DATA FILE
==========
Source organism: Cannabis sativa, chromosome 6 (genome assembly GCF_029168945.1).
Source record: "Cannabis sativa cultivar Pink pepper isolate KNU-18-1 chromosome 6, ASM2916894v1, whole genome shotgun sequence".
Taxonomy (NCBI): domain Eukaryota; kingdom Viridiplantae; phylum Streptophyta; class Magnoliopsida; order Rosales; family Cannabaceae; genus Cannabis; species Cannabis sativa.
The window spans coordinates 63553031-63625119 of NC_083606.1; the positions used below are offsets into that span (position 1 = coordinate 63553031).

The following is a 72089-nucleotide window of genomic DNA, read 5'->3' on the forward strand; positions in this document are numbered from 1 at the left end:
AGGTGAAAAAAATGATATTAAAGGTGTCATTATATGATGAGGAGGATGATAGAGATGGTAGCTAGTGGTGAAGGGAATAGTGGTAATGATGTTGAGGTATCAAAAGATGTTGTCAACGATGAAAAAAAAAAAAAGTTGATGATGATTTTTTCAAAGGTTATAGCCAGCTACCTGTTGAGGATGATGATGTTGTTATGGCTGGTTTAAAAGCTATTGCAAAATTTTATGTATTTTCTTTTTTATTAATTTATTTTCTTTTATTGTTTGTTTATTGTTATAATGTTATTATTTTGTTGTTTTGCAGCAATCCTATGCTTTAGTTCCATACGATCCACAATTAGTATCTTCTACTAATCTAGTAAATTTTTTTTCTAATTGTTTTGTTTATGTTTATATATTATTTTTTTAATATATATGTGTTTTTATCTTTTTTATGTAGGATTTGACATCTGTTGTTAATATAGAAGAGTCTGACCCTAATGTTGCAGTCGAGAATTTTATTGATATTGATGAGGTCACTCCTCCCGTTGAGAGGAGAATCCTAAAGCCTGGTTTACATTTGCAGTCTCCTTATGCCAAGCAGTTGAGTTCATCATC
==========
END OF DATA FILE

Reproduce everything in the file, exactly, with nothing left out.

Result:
Source organism: Cannabis sativa, chromosome 6 (genome assembly GCF_029168945.1).
Source record: "Cannabis sativa cultivar Pink pepper isolate KNU-18-1 chromosome 6, ASM2916894v1, whole genome shotgun sequence".
Taxonomy (NCBI): domain Eukaryota; kingdom Viridiplantae; phylum Streptophyta; class Magnoliopsida; order Rosales; family Cannabaceae; genus Cannabis; species Cannabis sativa.
The window spans coordinates 63553031-63625119 of NC_083606.1; the positions used below are offsets into that span (position 1 = coordinate 63553031).

The following is a 72089-nucleotide window of genomic DNA, read 5'->3' on the forward strand; positions in this document are numbered from 1 at the left end:
AGGTGAAAAAAATGATATTAAAGGTGTCATTATATGATGAGGAGGATGATAGAGATGGTAGCTAGTGGTGAAGGGAATAGTGGTAATGATGTTGAGGTATCAAAAGATGTTGTCAACGATGAAAAAAAAAAAAAGTTGATGATGATTTTTTCAAAGGTTATAGCCAGCTACCTGTTGAGGATGATGATGTTGTTATGGCTGGTTTAAAAGCTATTGCAAAATTTTATGTATTTTCTTTTTTATTAATTTATTTTCTTTTATTGTTTGTTTATTGTTATAATGTTATTATTTTGTTGTTTTGCAGCAATCCTATGCTTTAGTTCCATACGATCCACAATTAGTATCTTCTACTAATCTAGTAAATTTTTTTTCTAATTGTTTTGTTTATGTTTATATATTATTTTTTTAATATATATGTGTTTTTATCTTTTTTATGTAGGATTTGACATCTGTTGTTAATATAGAAGAGTCTGACCCTAATGTTGCAGTCGAGAATTTTATTGATATTGATGAGGTCACTCCTCCCGTTGAGAGGAGAATCCTAAAGCCTGGTTTACATTTGCAGTCTCCTTATGCCAAGCAGTTGAGTTCATCATC